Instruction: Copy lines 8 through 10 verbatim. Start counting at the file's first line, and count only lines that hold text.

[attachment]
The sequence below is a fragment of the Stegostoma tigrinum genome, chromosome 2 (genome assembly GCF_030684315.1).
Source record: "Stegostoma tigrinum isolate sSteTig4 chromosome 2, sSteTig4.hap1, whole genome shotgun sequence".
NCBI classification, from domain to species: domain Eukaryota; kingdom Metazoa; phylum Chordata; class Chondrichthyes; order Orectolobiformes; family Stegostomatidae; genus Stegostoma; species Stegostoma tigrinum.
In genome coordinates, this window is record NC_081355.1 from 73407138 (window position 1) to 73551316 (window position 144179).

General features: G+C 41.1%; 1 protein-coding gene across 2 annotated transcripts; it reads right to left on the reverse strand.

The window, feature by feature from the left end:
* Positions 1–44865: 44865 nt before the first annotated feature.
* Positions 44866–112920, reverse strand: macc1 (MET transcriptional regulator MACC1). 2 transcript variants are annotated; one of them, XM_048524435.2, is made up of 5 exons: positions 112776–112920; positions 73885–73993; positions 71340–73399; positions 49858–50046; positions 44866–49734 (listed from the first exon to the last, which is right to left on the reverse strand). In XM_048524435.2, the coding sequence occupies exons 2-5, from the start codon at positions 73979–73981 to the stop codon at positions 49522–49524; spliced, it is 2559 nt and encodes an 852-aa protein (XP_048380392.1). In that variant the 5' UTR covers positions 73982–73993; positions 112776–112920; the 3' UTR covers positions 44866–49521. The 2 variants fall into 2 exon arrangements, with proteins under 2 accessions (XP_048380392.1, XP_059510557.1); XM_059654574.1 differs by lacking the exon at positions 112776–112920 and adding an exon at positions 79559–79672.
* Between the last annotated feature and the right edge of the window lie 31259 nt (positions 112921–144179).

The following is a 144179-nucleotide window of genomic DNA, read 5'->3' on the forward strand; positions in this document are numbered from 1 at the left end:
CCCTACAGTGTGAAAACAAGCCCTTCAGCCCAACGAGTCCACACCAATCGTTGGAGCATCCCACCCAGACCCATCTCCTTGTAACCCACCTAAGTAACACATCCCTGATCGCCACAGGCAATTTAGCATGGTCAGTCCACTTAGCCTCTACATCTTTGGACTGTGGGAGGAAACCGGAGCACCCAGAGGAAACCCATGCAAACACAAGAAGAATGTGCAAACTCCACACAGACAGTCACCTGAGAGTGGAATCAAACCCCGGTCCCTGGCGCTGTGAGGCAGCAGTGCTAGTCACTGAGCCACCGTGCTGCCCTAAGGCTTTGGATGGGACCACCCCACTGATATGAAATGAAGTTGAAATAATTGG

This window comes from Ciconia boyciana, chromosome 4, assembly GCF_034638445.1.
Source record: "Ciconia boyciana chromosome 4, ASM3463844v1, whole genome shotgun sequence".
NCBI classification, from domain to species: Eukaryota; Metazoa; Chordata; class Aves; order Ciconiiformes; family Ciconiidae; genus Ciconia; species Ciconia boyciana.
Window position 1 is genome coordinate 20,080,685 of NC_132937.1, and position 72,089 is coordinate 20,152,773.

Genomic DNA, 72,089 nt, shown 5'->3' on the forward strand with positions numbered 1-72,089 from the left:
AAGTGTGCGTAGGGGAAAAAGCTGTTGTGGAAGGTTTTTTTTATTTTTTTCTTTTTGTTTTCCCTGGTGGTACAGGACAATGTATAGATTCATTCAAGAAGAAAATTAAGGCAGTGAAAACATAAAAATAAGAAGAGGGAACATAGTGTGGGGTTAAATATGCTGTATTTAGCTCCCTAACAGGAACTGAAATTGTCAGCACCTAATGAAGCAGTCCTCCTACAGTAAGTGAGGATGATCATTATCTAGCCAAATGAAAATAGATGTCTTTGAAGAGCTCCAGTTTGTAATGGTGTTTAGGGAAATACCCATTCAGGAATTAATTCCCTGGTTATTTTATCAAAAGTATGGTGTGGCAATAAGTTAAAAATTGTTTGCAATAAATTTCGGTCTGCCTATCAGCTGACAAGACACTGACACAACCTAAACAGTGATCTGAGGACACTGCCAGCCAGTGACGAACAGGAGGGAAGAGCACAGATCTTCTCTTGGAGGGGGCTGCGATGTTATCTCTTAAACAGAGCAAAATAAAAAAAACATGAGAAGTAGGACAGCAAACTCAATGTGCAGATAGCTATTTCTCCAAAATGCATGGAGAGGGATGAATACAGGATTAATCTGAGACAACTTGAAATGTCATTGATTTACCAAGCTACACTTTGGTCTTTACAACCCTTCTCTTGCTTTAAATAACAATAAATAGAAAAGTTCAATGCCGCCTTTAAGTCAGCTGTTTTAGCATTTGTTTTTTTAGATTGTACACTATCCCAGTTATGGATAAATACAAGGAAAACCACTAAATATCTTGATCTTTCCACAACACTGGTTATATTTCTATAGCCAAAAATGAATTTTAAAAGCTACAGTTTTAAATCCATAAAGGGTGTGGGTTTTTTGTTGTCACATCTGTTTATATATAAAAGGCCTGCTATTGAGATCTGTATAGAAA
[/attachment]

* Positions 44866–112920, reverse strand: macc1 (MET transcriptional regulator MACC1). 2 transcript variants are annotated; one of them, XM_048524435.2, is made up of 5 exons: positions 112776–112920; positions 73885–73993; positions 71340–73399; positions 49858–50046; positions 44866–49734 (listed from the first exon to the last, which is right to left on the reverse strand). In XM_048524435.2, the coding sequence occupies exons 2-5, from the start codon at positions 73979–73981 to the stop codon at positions 49522–49524; spliced, it is 2559 nt and encodes an 852-aa protein (XP_048380392.1). In that variant the 5' UTR covers positions 73982–73993; positions 112776–112920; the 3' UTR covers positions 44866–49521. The 2 variants fall into 2 exon arrangements, with proteins under 2 accessions (XP_048380392.1, XP_059510557.1); XM_059654574.1 differs by lacking the exon at positions 112776–112920 and adding an exon at positions 79559–79672.
* Between the last annotated feature and the right edge of the window lie 31259 nt (positions 112921–144179).

The following is a 144179-nucleotide window of genomic DNA, read 5'->3' on the forward strand; positions in this document are numbered from 1 at the left end: